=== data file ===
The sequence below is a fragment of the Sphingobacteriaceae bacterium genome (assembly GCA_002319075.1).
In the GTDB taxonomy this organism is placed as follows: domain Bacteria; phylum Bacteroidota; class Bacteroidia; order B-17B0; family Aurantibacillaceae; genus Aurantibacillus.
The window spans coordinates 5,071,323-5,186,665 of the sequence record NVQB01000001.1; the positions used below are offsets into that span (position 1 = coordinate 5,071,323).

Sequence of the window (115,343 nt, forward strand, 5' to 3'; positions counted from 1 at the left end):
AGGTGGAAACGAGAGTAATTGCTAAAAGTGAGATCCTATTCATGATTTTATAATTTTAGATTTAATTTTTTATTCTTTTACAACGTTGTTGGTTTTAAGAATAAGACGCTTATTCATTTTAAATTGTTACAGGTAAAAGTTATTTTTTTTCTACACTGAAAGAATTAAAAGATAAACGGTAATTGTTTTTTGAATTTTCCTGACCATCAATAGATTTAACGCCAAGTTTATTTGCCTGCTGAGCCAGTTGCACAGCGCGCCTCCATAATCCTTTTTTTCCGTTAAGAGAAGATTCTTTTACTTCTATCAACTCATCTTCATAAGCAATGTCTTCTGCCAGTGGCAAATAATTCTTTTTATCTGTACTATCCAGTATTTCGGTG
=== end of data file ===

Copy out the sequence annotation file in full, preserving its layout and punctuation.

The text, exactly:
The sequence below is a fragment of the Sphingobacteriaceae bacterium genome (assembly GCA_002319075.1).
In the GTDB taxonomy this organism is placed as follows: domain Bacteria; phylum Bacteroidota; class Bacteroidia; order B-17B0; family Aurantibacillaceae; genus Aurantibacillus.
The window spans coordinates 5,071,323-5,186,665 of the sequence record NVQB01000001.1; the positions used below are offsets into that span (position 1 = coordinate 5,071,323).

Sequence of the window (115,343 nt, forward strand, 5' to 3'; positions counted from 1 at the left end):
AGGTGGAAACGAGAGTAATTGCTAAAAGTGAGATCCTATTCATGATTTTATAATTTTAGATTTAATTTTTTATTCTTTTACAACGTTGTTGGTTTTAAGAATAAGACGCTTATTCATTTTAAATTGTTACAGGTAAAAGTTATTTTTTTTCTACACTGAAAGAATTAAAAGATAAACGGTAATTGTTTTTTGAATTTTCCTGACCATCAATAGATTTAACGCCAAGTTTATTTGCCTGCTGAGCCAGTTGCACAGCGCGCCTCCATAATCCTTTTTTTCCGTTAAGAGAAGATTCTTTTACTTCTATCAACTCATCTTCATAAGCAATGTCTTCTGCCAGTGGCAAATAATTCTTTTTATCTGTACTATCCAGTATTTCGGTG